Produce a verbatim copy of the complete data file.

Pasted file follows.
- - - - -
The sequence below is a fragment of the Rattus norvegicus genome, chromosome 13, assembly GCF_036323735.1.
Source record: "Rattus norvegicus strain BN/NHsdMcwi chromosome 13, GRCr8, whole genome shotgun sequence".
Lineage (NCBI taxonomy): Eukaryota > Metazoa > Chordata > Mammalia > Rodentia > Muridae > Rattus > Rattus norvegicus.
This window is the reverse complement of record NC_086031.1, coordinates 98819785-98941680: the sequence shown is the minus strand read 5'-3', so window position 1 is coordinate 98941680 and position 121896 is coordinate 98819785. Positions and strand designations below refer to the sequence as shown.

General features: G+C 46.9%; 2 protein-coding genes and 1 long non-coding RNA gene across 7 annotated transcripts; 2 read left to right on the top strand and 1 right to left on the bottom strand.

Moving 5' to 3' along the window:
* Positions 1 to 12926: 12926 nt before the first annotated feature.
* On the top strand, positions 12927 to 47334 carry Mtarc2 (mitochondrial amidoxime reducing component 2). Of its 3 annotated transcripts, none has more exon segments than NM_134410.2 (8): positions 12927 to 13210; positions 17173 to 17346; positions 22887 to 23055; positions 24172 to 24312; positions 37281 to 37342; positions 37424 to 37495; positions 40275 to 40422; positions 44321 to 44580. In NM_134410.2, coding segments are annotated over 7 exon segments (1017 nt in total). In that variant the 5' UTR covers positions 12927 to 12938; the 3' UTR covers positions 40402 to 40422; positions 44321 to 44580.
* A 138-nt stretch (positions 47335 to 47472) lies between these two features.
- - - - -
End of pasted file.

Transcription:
The sequence below is a fragment of the Rattus norvegicus genome, chromosome 13, assembly GCF_036323735.1.
Source record: "Rattus norvegicus strain BN/NHsdMcwi chromosome 13, GRCr8, whole genome shotgun sequence".
Lineage (NCBI taxonomy): Eukaryota > Metazoa > Chordata > Mammalia > Rodentia > Muridae > Rattus > Rattus norvegicus.
This window is the reverse complement of record NC_086031.1, coordinates 98819785-98941680: the sequence shown is the minus strand read 5'-3', so window position 1 is coordinate 98941680 and position 121896 is coordinate 98819785. Positions and strand designations below refer to the sequence as shown.

General features: G+C 46.9%; 2 protein-coding genes and 1 long non-coding RNA gene across 7 annotated transcripts; 2 read left to right on the top strand and 1 right to left on the bottom strand.

Moving 5' to 3' along the window:
* Positions 1 to 12926: 12926 nt before the first annotated feature.
* On the top strand, positions 12927 to 47334 carry Mtarc2 (mitochondrial amidoxime reducing component 2). Of its 3 annotated transcripts, none has more exon segments than NM_134410.2 (8): positions 12927 to 13210; positions 17173 to 17346; positions 22887 to 23055; positions 24172 to 24312; positions 37281 to 37342; positions 37424 to 37495; positions 40275 to 40422; positions 44321 to 44580. In NM_134410.2, coding segments are annotated over 7 exon segments (1017 nt in total). In that variant the 5' UTR covers positions 12927 to 12938; the 3' UTR covers positions 40402 to 40422; positions 44321 to 44580.
* A 138-nt stretch (positions 47335 to 47472) lies between these two features.